Rudy Vallee and His Connecticut Yankees perform a short program, in the style of his shorter radio programs.

Director:

Reviews

Photos

Add Image Add an image

Do you have any images for this title?

Edit

Cast

Cast overview:
...
Rudy Vallee
The Connecticut Yankees ...
Rudy Vallee Band
Edit

Storyline

A flapper turns on her radio set to listen to a musical program. Sitting on top of the radio is the radio's external speaker. In a clever closeup we see Rudy Vallee himself stepping out of the speaker singing a hit song of the day, "Honey"! He joins his band, the Connecticut Yankees, all seemingly assembled on top of the radio in miniature size, and plays "You're Just Another Memory". Vallee dons a crumpled top hat in an imitation of another famous bandleader of the 1920's, Ted Lewis, during the last song "You'll Do It Someday". He plays an amusing Lewis style clarinet solo and even does a magic trick with the top hat before this short is over. Written by Richard Unger <DECOCHASER@aol.com>

Plot Summary | Add Synopsis

Genres:

Short | Music

Edit

Details

Country:

Language:

Release Date:

10 August 1929 (USA)  »

Company Credits

Production Co:

 »
Show detailed on  »

Technical Specs

Runtime:

Sound Mix:

Aspect Ratio:

1.20 : 1
See  »

Frequently Asked Questions

This FAQ is empty. Add the first question.

User Reviews

 
I just don't see it...
28 November 2016 | by (United States) – See all my reviews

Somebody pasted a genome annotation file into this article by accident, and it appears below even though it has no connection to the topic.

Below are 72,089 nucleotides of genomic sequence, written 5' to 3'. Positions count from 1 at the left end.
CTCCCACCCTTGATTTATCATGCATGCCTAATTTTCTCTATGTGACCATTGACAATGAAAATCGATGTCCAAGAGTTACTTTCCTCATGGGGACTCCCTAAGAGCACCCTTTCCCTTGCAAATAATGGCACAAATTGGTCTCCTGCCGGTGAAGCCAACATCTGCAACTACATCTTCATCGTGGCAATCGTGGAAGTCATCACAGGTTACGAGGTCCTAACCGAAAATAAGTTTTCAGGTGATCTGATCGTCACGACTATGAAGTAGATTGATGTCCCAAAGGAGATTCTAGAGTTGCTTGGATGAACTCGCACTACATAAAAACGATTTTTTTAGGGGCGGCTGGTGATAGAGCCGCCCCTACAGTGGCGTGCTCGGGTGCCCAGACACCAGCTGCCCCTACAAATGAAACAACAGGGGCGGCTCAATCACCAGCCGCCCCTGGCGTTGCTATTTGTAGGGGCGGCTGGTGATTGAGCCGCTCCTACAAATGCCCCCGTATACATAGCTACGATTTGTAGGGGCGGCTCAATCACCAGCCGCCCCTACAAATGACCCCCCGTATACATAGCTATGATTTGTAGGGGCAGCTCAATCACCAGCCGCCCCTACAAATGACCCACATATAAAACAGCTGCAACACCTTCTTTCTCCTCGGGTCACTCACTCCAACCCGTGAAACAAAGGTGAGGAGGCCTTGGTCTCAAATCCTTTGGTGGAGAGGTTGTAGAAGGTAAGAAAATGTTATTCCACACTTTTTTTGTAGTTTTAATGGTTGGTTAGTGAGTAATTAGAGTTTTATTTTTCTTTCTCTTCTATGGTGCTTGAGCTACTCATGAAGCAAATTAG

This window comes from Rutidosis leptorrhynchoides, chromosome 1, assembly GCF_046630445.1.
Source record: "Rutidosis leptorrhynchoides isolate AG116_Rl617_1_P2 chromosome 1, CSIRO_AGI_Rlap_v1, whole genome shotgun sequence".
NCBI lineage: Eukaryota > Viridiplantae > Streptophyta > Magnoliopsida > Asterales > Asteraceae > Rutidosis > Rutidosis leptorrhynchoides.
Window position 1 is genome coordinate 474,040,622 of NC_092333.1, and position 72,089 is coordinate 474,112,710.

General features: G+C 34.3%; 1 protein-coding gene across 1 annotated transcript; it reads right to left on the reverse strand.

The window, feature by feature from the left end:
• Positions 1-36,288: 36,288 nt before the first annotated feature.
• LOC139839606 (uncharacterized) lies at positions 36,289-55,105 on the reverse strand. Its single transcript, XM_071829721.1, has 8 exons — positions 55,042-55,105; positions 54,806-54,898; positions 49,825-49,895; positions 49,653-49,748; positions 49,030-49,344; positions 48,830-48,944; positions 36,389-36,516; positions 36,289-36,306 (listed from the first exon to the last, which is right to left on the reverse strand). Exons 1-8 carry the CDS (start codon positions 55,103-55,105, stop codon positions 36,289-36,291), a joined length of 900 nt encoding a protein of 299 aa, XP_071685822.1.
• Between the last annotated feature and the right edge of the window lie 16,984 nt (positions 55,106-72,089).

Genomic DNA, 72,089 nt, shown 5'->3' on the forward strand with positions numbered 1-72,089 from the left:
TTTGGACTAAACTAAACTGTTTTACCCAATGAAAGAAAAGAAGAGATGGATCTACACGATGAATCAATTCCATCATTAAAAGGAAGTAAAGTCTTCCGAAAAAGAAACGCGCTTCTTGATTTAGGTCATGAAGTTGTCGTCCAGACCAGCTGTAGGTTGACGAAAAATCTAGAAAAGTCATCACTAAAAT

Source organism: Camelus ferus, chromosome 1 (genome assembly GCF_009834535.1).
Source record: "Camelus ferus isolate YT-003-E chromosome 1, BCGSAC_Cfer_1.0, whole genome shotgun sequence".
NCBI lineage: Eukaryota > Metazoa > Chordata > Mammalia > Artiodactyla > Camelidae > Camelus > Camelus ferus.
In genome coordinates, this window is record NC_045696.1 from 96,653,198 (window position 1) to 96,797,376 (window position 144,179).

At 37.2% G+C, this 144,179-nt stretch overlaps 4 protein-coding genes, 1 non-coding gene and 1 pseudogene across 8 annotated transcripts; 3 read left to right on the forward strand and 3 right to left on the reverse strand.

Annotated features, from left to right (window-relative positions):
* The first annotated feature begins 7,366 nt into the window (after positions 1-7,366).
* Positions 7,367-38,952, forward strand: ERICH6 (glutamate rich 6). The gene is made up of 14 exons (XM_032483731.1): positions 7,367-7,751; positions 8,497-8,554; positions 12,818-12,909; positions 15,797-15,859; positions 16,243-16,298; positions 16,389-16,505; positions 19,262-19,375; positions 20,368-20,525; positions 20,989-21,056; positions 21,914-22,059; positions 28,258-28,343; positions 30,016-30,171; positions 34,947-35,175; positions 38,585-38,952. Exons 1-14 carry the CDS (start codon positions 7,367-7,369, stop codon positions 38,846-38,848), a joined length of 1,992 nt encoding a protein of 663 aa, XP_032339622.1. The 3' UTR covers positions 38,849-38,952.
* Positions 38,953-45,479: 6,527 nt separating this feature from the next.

Before Bing, before Frankie, there was Rudy. If Lily of the Valley is a beautiful representation of womanhood, I shudder what to think of what Rudy if the Vallee represents, at least from his early films. This short shows him with his band, no moving camera, and even with snappy songs, no real zip. He apparently had one heck of a personal life, but whatever appeal he had is very unapparent here. Vallee would have limited film success in the 1930's as a leading man, but this short and the full length "Vagabond Liver" are painful antiques that barely rate historical interest. The band is fine, but he brings no real pep as evidence as to why he was a heartthrob. Even by the time he was allowed to liven up on film, his appeal had been replaced by the boo boo ba doo of Bing Crosby, making him secondary after being a heartthrob just years before.


0 of 0 people found this review helpful.  Was this review helpful to you?

Contribute to This Page

Create a character page for:
?